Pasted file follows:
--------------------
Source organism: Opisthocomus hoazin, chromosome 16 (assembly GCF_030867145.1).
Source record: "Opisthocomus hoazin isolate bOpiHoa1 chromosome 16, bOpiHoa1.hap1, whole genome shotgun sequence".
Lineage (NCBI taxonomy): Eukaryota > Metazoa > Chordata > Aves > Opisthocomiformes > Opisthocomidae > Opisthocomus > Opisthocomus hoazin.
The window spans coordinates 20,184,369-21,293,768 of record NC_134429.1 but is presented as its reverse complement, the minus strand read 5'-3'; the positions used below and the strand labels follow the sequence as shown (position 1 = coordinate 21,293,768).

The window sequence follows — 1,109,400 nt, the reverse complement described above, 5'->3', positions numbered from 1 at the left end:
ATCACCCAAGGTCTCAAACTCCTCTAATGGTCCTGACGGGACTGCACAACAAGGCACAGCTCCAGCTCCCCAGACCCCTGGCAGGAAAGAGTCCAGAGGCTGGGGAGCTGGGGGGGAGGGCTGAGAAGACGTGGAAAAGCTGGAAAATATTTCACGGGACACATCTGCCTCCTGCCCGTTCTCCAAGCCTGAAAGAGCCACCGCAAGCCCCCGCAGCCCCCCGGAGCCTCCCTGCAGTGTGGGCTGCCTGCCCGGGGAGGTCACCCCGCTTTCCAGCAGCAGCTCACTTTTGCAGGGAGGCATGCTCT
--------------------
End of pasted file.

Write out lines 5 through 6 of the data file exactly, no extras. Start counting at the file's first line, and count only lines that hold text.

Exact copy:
The window sequence follows — 1,109,400 nt, the reverse complement described above, 5'->3', positions numbered from 1 at the left end:
ATCACCCAAGGTCTCAAACTCCTCTAATGGTCCTGACGGGACTGCACAACAAGGCACAGCTCCAGCTCCCCAGACCCCTGGCAGGAAAGAGTCCAGAGGCTGGGGAGCTGGGGGGGAGGGCTGAGAAGACGTGGAAAAGCTGGAAAATATTTCACGGGACACATCTGCCTCCTGCCCGTTCTCCAAGCCTGAAAGAGCCACCGCAAGCCCCCGCAGCCCCCCGGAGCCTCCCTGCAGTGTGGGCTGCCTGCCCGGGGAGGTCACCCCGCTTTCCAGCAGCAGCTCACTTTTGCAGGGAGGCATGCTCT